Socosy in Shirakawa: a village in the Japanese Alps
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Landing in Tokyo and then travelling to Kyoto is a must for those who visit Japan. Between these two cities, one the modern capital and one the ancient capital, wandering off the beaten track in the Chubu region, the “silent heart of Japan” where Shirakawa nestles, cannot give mountain lovers anything but pure joy.
Shirakawa in the Japanese archipelago
Shirakawa is only accessible by bus after a good hour of driving along a road interspersed with frequent tunnels and views out over evergreen landscapes, turquoise waters and snowy peaks. And then this little village appears at the bottom of the valley, bordered by the river Sho. These are houses constructed in the “gassho” style – recognisable by their very steep roofs – that have allowed Shirakawa to be awarded UNESCO World Heritage Site status. No nails have been used in these constructions – only beams, ropes, rafters, battens and eaves!
Consisting of two or three storeys, they often accommodated families of twenty to thirty members on the ground floor who devoted everything to the rearing of silkworms. The upper floors, where the air, light and heat could be regulated, harboured the cocoons.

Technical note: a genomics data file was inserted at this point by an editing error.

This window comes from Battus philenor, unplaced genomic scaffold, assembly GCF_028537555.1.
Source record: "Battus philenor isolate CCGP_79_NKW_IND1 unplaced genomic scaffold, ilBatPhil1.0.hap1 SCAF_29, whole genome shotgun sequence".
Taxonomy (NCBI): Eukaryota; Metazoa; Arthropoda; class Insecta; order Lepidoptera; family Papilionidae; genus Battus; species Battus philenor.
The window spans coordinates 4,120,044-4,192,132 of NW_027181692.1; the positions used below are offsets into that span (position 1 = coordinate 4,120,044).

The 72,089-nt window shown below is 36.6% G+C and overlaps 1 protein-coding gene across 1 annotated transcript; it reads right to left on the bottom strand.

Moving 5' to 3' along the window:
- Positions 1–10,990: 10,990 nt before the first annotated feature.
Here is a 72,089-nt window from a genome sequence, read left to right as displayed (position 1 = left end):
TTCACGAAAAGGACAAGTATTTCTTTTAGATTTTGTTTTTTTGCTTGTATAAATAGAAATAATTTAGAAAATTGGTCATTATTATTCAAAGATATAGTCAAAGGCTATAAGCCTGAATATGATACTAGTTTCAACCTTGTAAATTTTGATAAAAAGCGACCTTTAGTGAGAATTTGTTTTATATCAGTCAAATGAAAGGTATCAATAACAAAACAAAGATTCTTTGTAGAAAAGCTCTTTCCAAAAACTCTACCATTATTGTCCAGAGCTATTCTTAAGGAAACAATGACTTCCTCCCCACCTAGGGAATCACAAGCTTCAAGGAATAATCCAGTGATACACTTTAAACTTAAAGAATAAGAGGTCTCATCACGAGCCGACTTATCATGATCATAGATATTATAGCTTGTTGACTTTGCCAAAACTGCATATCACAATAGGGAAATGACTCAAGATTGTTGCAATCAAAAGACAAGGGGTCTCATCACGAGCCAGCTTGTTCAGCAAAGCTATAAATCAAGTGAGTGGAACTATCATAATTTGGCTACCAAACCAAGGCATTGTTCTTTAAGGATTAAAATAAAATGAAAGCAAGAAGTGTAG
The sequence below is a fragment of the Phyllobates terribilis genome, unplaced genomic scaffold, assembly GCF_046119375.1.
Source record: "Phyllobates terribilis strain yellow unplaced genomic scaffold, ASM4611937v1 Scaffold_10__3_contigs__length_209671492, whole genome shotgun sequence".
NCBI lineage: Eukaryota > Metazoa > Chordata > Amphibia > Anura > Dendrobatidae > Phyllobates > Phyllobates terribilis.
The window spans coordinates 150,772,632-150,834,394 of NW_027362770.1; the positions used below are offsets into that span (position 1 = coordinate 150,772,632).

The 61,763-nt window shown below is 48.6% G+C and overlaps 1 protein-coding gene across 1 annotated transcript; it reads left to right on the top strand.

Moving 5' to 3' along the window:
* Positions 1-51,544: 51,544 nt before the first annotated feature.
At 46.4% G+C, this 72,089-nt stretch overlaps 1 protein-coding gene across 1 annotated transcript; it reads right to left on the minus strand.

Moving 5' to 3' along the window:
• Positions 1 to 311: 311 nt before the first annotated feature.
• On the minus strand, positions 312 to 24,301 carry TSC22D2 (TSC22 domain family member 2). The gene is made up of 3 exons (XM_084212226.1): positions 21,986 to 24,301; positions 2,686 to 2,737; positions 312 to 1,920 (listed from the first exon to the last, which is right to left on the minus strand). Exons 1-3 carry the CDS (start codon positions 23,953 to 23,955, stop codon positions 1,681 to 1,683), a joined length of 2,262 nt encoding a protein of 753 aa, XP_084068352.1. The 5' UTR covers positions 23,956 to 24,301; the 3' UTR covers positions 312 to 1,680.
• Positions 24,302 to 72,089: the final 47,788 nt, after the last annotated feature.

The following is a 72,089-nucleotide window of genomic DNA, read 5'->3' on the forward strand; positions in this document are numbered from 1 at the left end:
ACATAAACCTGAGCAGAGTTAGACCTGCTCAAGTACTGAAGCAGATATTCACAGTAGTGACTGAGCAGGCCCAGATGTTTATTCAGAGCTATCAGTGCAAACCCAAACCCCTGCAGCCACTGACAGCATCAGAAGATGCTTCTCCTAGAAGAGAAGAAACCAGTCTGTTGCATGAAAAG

There are no hotels in Shirakawa, but there are some traditional houses that have been transformed into “ryokan”, or Japanese inns, where the welcome, while respecting the Japanese sense of ceremony, is fairly simple.
At the other end of the world: Le Lavancher
These two places so far removed from one another share the same timeless sense of calm and the same offbeat charm: in Lavancher, nestled in the mythical Chamonix valley, and in Shirakawa, a marvel of the Japanese Alps. It is no coincidence that Chamonix counts 50 Japanese among its residents. They find the same respect for architectural traditions, for nature and the appetite for hiking.
There are no “ryokan” in Lavancher, but there is a charming boutique hotel, “Jeu de Paume”, where the welcome is very warm…French-style.